Brush up on those term paper ideas. Michael Eric Dyson's new Georgetown University course has begun, and by the looks of a recent Washington Post article, students with finely tuned BS generators could enjoy a distinct advantage. Remember how we originally reported that the class would be called "Sociology of Hip-Hop: Jay-Z"? Well, it's actually called "Sociology of Hip-Hop — Urban Theodicy of Jay-Z."
That one change pretty much sets the tone for the article's other revelations about Jay-Z 101. Gawker has already come down hard on Dyson, saying the well-regarded professor and author "doesn't know shit about hip-hop." And far be it from us to pile on — especially when it comes to someone whom Jay-Z once called, in an introduction to Dyson's 2007 book Know What I Mean, "the most brilliant interpreter of hip-hop culture we have."
It's a lot more fun to let the quotes from the Post's article speak for themselves. Ranging from impenetrable jargon to goofy slang, here are seven of the funniest:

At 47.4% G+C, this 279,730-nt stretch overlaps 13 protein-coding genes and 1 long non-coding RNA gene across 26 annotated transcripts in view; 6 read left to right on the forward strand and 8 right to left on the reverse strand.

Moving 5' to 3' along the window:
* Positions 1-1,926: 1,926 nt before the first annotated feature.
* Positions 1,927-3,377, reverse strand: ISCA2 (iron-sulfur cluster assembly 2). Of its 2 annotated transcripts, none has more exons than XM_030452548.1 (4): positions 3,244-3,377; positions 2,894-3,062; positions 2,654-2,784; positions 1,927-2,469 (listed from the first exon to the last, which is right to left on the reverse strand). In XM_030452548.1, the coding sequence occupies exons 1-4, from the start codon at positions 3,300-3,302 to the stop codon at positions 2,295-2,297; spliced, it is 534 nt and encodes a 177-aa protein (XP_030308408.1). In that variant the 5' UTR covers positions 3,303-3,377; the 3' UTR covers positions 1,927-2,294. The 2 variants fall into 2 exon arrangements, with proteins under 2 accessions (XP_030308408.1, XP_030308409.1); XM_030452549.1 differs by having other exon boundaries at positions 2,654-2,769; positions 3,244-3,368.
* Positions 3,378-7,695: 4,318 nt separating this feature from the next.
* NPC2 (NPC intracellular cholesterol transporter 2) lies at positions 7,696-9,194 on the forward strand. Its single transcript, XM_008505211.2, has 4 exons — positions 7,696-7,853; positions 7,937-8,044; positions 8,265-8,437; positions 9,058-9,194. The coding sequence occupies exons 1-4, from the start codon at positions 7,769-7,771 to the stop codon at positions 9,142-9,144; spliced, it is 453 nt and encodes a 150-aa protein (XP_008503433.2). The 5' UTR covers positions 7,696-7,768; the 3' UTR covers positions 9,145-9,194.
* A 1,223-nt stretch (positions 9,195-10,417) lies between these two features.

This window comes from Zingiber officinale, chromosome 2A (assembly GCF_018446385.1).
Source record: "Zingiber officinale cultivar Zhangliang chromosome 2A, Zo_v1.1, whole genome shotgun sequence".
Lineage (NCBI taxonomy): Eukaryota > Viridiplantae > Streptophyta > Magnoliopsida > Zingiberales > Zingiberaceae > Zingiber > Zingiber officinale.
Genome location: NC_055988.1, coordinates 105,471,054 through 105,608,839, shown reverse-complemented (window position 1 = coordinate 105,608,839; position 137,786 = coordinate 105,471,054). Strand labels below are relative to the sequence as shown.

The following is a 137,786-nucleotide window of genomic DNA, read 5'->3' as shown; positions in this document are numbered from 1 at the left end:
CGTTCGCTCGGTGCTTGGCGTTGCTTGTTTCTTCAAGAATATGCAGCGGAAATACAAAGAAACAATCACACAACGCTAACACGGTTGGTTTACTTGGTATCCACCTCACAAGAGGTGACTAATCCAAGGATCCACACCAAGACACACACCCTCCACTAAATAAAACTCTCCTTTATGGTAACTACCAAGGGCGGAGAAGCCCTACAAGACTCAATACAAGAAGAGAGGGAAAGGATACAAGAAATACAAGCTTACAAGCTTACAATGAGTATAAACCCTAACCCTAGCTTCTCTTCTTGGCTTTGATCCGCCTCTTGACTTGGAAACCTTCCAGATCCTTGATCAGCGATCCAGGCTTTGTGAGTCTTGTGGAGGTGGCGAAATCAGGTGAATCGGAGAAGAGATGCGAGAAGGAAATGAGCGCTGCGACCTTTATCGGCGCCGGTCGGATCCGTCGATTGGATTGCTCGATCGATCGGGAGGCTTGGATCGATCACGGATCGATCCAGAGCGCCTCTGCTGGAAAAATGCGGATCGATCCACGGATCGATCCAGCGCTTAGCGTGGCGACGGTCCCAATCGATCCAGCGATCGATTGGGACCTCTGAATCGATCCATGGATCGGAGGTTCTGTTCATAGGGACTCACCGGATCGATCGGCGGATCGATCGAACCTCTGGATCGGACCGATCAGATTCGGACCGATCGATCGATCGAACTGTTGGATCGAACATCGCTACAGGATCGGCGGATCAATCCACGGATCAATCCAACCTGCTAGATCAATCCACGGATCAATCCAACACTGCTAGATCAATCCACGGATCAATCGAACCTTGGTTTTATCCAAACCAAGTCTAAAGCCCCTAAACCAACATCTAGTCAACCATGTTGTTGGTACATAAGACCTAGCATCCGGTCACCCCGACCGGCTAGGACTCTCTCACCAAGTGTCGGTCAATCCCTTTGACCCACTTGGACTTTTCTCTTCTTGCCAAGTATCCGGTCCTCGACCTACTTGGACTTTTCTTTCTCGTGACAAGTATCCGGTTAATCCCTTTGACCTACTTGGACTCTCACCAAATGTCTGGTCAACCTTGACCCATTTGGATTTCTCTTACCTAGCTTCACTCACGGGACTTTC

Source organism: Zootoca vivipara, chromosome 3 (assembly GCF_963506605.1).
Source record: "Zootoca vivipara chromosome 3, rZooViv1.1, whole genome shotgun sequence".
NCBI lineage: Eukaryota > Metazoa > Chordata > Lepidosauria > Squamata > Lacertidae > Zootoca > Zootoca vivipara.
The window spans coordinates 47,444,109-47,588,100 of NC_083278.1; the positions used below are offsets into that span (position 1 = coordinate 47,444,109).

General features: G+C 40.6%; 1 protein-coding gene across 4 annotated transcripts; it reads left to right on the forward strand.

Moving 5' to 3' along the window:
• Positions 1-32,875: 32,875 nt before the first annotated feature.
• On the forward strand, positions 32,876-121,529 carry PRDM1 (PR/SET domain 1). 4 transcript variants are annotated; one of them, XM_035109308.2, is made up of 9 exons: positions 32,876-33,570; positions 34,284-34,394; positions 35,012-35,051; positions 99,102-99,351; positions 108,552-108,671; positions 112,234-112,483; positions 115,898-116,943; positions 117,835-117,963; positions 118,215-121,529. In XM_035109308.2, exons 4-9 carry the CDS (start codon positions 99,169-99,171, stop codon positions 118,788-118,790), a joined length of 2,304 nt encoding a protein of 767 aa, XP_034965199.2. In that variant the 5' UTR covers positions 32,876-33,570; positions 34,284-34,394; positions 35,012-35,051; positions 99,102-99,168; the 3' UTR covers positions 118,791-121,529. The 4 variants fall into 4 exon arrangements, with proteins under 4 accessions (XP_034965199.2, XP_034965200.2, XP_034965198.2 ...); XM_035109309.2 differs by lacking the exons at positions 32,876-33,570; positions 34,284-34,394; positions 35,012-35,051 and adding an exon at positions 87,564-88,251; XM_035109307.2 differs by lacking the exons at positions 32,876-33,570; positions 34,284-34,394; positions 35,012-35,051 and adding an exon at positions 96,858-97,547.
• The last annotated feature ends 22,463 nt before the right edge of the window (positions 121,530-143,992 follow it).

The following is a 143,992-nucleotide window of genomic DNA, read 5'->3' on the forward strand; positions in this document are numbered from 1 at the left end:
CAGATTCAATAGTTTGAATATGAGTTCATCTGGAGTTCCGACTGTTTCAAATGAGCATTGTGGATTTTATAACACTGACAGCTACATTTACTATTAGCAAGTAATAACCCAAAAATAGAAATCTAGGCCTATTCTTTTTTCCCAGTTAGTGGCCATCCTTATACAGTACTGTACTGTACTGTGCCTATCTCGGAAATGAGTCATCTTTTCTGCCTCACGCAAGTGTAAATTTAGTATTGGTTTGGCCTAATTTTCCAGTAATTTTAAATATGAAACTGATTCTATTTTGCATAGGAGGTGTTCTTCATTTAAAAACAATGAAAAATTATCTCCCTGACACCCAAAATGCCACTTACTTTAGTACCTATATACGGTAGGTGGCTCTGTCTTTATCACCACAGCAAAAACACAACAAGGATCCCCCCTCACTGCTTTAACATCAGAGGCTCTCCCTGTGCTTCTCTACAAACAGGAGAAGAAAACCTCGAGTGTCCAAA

• "Jay-Z is speaking about the imagistic conception of blackness that is evoked in a white world thinking about black culture." (Dyson)
• "What's the intellectual, theological, philosophical predicate for Jay-Z's argument?" (Dyson)
• "This is not a class meant to sit around and go, 'Oh man, those lyrics were dope.'" (Dyson)
• "Hip-hop didn't exist when my parents were growing up with Billy Joel and Van Morrison and the Rolling Stones ... My dad was like, 'Excuse me? What?'" (a sophomore at Georgetown, where annual tuition is currently $40,920)
• "I see my tongue as a bridge over which ideas can travel back and forth." (Dyson, on being a "tweener, man": too young for the civil rights movement, too old for hip-hop)
• "I spit him some rhymes on text ... How crazy am I?" (Dyson, on texting rap lyrics to Jay-Z)
• "Hearing great things about the class! Thank you and keep representing the poetry! Respect, j." (Jay-Z, in a return text quoted by the Post, although Jay declined to be interviewed for the article)